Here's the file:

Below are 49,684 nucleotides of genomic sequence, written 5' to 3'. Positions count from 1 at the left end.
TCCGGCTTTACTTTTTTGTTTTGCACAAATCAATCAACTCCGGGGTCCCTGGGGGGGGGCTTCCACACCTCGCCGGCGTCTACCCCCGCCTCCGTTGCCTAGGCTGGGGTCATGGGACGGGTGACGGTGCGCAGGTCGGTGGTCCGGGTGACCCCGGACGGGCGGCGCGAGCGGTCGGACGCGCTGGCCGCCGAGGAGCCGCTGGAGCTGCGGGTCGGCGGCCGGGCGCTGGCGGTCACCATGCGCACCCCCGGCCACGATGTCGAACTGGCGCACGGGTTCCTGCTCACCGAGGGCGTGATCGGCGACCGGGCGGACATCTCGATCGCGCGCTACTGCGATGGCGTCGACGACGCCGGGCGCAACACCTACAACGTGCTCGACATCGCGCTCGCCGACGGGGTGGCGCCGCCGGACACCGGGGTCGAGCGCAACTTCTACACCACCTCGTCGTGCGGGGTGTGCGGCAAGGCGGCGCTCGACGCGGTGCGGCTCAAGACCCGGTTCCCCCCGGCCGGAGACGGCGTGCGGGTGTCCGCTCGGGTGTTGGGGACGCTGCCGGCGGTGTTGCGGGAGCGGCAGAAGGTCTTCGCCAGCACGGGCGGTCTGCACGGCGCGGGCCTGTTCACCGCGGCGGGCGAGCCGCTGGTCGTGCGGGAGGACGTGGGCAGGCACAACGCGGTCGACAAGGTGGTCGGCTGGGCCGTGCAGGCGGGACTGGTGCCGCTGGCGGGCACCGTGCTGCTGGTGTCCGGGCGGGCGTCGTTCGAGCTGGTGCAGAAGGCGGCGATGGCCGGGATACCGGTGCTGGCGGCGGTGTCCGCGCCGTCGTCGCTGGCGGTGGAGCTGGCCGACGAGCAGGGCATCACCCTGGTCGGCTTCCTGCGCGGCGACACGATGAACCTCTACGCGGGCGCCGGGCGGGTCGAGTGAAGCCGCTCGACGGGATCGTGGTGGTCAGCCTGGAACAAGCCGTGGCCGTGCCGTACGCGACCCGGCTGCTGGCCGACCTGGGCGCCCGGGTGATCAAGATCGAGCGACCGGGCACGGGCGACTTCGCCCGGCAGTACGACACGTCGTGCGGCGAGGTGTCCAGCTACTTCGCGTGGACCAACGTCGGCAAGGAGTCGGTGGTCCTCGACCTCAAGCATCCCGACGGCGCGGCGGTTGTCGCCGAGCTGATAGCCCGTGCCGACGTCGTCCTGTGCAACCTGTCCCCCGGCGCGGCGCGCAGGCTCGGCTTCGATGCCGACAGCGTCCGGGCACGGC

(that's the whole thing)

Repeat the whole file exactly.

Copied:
Below are 49,684 nucleotides of genomic sequence, written 5' to 3'. Positions count from 1 at the left end.
TCCGGCTTTACTTTTTTGTTTTGCACAAATCAATCAACTCCGGGGTCCCTGGGGGGGGGCTTCCACACCTCGCCGGCGTCTACCCCCGCCTCCGTTGCCTAGGCTGGGGTCATGGGACGGGTGACGGTGCGCAGGTCGGTGGTCCGGGTGACCCCGGACGGGCGGCGCGAGCGGTCGGACGCGCTGGCCGCCGAGGAGCCGCTGGAGCTGCGGGTCGGCGGCCGGGCGCTGGCGGTCACCATGCGCACCCCCGGCCACGATGTCGAACTGGCGCACGGGTTCCTGCTCACCGAGGGCGTGATCGGCGACCGGGCGGACATCTCGATCGCGCGCTACTGCGATGGCGTCGACGACGCCGGGCGCAACACCTACAACGTGCTCGACATCGCGCTCGCCGACGGGGTGGCGCCGCCGGACACCGGGGTCGAGCGCAACTTCTACACCACCTCGTCGTGCGGGGTGTGCGGCAAGGCGGCGCTCGACGCGGTGCGGCTCAAGACCCGGTTCCCCCCGGCCGGAGACGGCGTGCGGGTGTCCGCTCGGGTGTTGGGGACGCTGCCGGCGGTGTTGCGGGAGCGGCAGAAGGTCTTCGCCAGCACGGGCGGTCTGCACGGCGCGGGCCTGTTCACCGCGGCGGGCGAGCCGCTGGTCGTGCGGGAGGACGTGGGCAGGCACAACGCGGTCGACAAGGTGGTCGGCTGGGCCGTGCAGGCGGGACTGGTGCCGCTGGCGGGCACCGTGCTGCTGGTGTCCGGGCGGGCGTCGTTCGAGCTGGTGCAGAAGGCGGCGATGGCCGGGATACCGGTGCTGGCGGCGGTGTCCGCGCCGTCGTCGCTGGCGGTGGAGCTGGCCGACGAGCAGGGCATCACCCTGGTCGGCTTCCTGCGCGGCGACACGATGAACCTCTACGCGGGCGCCGGGCGGGTCGAGTGAAGCCGCTCGACGGGATCGTGGTGGTCAGCCTGGAACAAGCCGTGGCCGTGCCGTACGCGACCCGGCTGCTGGCCGACCTGGGCGCCCGGGTGATCAAGATCGAGCGACCGGGCACGGGCGACTTCGCCCGGCAGTACGACACGTCGTGCGGCGAGGTGTCCAGCTACTTCGCGTGGACCAACGTCGGCAAGGAGTCGGTGGTCCTCGACCTCAAGCATCCCGACGGCGCGGCGGTTGTCGCCGAGCTGATAGCCCGTGCCGACGTCGTCCTGTGCAACCTGTCCCCCGGCGCGGCGCGCAGGCTCGGCTTCGATGCCGACAGCGTCCGGGCACGGC